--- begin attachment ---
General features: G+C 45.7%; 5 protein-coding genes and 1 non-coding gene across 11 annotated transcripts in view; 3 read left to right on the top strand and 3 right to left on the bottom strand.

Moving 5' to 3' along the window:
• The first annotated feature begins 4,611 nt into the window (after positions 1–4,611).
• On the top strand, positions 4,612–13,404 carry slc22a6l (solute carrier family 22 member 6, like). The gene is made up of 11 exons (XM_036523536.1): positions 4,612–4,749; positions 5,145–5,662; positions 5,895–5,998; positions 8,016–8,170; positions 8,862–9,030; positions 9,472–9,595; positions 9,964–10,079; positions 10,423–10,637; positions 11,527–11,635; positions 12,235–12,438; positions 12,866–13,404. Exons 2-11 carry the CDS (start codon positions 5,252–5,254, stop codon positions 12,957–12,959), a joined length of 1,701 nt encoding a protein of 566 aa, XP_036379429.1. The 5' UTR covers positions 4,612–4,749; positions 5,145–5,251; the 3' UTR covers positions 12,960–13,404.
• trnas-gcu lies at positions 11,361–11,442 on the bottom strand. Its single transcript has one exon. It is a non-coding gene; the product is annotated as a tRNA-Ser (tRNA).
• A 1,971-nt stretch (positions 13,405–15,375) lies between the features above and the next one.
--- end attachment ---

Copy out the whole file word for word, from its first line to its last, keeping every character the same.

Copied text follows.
General features: G+C 45.7%; 5 protein-coding genes and 1 non-coding gene across 11 annotated transcripts in view; 3 read left to right on the top strand and 3 right to left on the bottom strand.

Moving 5' to 3' along the window:
• The first annotated feature begins 4,611 nt into the window (after positions 1–4,611).
• On the top strand, positions 4,612–13,404 carry slc22a6l (solute carrier family 22 member 6, like). The gene is made up of 11 exons (XM_036523536.1): positions 4,612–4,749; positions 5,145–5,662; positions 5,895–5,998; positions 8,016–8,170; positions 8,862–9,030; positions 9,472–9,595; positions 9,964–10,079; positions 10,423–10,637; positions 11,527–11,635; positions 12,235–12,438; positions 12,866–13,404. Exons 2-11 carry the CDS (start codon positions 5,252–5,254, stop codon positions 12,957–12,959), a joined length of 1,701 nt encoding a protein of 566 aa, XP_036379429.1. The 5' UTR covers positions 4,612–4,749; positions 5,145–5,251; the 3' UTR covers positions 12,960–13,404.
• trnas-gcu lies at positions 11,361–11,442 on the bottom strand. Its single transcript has one exon. It is a non-coding gene; the product is annotated as a tRNA-Ser (tRNA).
• A 1,971-nt stretch (positions 13,405–15,375) lies between the features above and the next one.